During the past several years the Sinhala dominated Sri Lankan government has attempted to put down the armed resistance of the Tamil people and has sought to conquer and control the Tamil homeland. The record shows that in this attempt, Sri Lanka's armed forces and para military units have committed increasingly widespread violations of the rules of humanitarian law.

In the East whole villages of Tamils have been attacked by the Army and by the so called Home Guards. Many Tamil residents in these villages were killed. Others have been tortured. Those Tamils who were detained by the Sri Lankan authorities have had little or no hope of coming out alive. The attacks on the Tamil homeland have been coupled with the declared opposition of the Sri Lankan Government to the merger of the North and East of the island into a single administrative and political unit.

However, despite the sustained attacks of Sinhala dominated governments over a period of several decades, the territorial integrity of the Tamil homeland in the North and East of the island has remained. The Tamil population in the North and East, who have lived for many centuries within relatively well defined geographical boundaries, share an ancient heritage, a vibrant culture, and a living language which traces its origins to more than 2500 years ago.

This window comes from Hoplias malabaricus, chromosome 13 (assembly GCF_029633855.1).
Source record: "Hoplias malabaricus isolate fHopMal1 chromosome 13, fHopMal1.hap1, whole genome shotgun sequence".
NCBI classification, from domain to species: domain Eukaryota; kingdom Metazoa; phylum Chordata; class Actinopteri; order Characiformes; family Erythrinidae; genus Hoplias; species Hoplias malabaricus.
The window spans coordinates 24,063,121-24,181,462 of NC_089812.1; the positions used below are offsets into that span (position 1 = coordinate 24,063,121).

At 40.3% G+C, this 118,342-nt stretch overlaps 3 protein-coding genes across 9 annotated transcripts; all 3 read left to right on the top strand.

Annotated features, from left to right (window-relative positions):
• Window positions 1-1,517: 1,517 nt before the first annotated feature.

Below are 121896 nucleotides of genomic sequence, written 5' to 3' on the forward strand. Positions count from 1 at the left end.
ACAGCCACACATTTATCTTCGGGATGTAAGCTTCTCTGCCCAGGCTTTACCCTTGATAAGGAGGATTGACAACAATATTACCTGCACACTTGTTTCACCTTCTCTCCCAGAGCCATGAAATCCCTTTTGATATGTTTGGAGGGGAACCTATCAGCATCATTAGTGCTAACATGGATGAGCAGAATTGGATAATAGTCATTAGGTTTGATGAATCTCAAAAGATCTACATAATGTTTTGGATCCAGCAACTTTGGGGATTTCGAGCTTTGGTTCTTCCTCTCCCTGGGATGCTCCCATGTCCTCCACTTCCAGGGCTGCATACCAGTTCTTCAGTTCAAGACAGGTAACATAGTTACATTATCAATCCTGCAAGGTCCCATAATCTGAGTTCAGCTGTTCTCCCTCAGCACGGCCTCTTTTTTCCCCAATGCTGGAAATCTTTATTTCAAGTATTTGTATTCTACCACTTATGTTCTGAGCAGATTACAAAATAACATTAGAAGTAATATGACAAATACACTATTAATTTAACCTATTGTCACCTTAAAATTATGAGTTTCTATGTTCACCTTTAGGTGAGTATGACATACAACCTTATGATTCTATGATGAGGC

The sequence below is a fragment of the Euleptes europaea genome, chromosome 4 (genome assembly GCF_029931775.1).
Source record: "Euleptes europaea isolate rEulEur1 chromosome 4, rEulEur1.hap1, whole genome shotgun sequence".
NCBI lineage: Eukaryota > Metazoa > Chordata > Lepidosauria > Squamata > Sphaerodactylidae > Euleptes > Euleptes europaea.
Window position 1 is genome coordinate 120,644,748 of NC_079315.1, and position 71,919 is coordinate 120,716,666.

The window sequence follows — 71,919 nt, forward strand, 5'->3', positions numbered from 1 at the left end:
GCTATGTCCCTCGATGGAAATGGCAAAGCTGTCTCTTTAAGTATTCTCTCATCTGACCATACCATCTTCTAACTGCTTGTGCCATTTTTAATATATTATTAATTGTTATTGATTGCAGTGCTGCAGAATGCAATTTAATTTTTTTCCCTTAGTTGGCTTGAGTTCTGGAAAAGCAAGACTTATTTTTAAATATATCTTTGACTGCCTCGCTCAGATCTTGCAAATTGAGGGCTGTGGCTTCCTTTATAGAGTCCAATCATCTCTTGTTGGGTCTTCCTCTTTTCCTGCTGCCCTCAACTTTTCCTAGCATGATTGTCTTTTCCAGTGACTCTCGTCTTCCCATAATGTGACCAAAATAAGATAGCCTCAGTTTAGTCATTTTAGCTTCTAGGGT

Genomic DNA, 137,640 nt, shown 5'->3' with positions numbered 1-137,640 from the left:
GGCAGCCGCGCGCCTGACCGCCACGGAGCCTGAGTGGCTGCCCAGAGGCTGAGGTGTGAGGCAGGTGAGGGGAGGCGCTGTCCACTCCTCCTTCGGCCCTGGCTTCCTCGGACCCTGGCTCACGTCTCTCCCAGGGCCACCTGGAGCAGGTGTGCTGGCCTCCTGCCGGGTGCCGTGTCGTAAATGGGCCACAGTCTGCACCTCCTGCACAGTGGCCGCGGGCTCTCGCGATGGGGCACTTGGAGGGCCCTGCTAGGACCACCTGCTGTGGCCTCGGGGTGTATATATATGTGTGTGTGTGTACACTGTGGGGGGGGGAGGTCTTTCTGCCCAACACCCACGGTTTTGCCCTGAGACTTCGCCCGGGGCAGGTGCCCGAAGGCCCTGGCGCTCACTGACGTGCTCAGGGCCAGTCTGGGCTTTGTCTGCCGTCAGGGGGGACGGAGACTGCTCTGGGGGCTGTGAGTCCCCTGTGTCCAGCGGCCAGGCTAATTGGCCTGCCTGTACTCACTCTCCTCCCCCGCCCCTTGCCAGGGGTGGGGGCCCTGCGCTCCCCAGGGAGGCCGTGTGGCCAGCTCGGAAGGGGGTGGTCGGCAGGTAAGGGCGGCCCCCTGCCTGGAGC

A social group, which shares objective elements such as a common language and which has acquired a subjective consciousness of togetherness, by its life within a relatively well defined territory, and its struggle against alien domination, clearly constitutes a 'people' with the right to self determination.

Today, there is an urgent need for the international community to recognise that the Tamil population in the North and East of the island of Sri Lanka are such a 'people' with the right to freely choose their political status. It is our view that such recognition will prepare the ground for the resolution of a conflict which has taken such a heavy toll in human lives and suffering during the past several years.''

It seems that Prime Minister Ranil Wickremasinghe is bent on giving fresh proof of the correctness of Velupillai Pirabaharan's assessment in December 1991 that ''it is the Sri Lanka government that has failed to learn the lessons from the emergence of the struggles for self determination in several parts of the globe and the innovative structural changes that have taken place.''